This is because if you can sell a lot of books over 2+ days there, you have a better chance of sticking, thanks to higher visibility in the charts, a surge of also-boughts (possibly with other new books launching at the same time), and the way their algorithms work in general. Nobody knows everything about those algorithms, but we have a lot of data to suggest that they’re designed to help books that already sell well. In addition to appearing in also-boughts and in charts, those high sellers can expect emails to go out recommending them to readers who have bought similar books.

However, if you’ve been running a pre-order, and all of those guaranteed sales from loyal readers have been spread out over a month or more, you may be less likely to stick in the rankings. You can sell a lot of books on release day (more later about when this can be super useful) and get a really nice paycheck, but you may lose out on visibility in the long run.

This is a big part of why I didn’t, until Book 5 in the Dragon Blood series, give pre-orders a try, except in the other stores and only to make sure the book released everywhere on the same day.

Why I Chose to Do a Pre-Order on Amazon for Book 5 in My Series

There are a couple of reasons why I decided to try it with Blade’s Memory (released on June 12th of this year).

First of, thanks to a BookBub ad back in January, the Book 1-3 bundle was still selling well this spring. I had a fourth book out in the series, and that was selling well too. I took some screenshots of my books hogging up the top slots in the steampunk category on Amazon there for a while. (Granted, steampunk isn’t a very competitive category, but slot hogging makes you feel good no matter what genre it’s in.)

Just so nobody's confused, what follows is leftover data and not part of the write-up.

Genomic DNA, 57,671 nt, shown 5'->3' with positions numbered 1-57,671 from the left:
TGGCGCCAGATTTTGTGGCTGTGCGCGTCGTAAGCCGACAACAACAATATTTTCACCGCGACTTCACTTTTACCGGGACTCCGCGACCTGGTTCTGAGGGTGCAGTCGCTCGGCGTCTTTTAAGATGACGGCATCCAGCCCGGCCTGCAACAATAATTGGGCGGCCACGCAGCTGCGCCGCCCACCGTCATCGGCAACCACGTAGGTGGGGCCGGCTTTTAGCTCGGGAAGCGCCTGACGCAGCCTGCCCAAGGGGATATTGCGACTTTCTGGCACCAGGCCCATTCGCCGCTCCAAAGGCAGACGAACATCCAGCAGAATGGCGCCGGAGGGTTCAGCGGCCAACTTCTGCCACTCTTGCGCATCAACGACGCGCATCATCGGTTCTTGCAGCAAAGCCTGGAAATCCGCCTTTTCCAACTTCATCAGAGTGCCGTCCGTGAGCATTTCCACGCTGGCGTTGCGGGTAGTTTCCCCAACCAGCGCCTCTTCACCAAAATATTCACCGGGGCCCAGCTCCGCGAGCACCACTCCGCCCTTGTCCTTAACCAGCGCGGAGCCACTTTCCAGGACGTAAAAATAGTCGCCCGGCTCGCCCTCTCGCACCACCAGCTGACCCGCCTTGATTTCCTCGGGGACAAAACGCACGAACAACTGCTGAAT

In other words, I had a lot of people reading 1-4, but I didn’t have 5 ready yet. Since I figured it was only a matter of time before the earlier books dropped and stopped selling as well, I decided to get the cover done for Book 5, so I could take advantage of the other books’ popularity. Let people grab Book 5 while they’re still thinking of Books 1-4. So I put it up in early May and had it on pre-order for about 5 weeks. I ended up selling over 4000 early copies on Amazon (more than a thousand of those being in international stores — it was fun watching the sales drop onto my dashboard first when New Zealand hit midnight and then so on around the world).

In addition to striking while the iron was hot, I realized I didn’t really give a #*(@ about the sales ranking of a Book 5 in a series. I’ve heard other authors talk about how releasing new books in their series gives them a big boost in sales series-wide, but I’ve never noticed much of an increase in sales from that alone. I get boosts when I run advertising campaigns on the first books. Maybe a few people here and there notice a Book 5 and go back and check out Book 1, but I doubt anybody is going to jump into a new fantasy series there.

So basically, I had nothing to lose by doing the pre-order on Amazon and possibly had some sales to gain.

Here are some of the things that came out of the pre-order (in addition to sales) that I hadn’t considered ahead of time:

The book spent much longer than 30 days in the “Hot New Releases” window

Usually, a book gets 30 days to appear in the “hot new releases” window over in the sidebar of its category lists (assuming it’s first, second, or third in sales among the other new releases in that category). But my 30 days didn’t start ticking down until the official release day. My ebook was selling well enough (remember, this isn’t that competitive of a category) to hang out there from the time that I put up the pre-order in early May until mid-July when it hit 30 days after the release.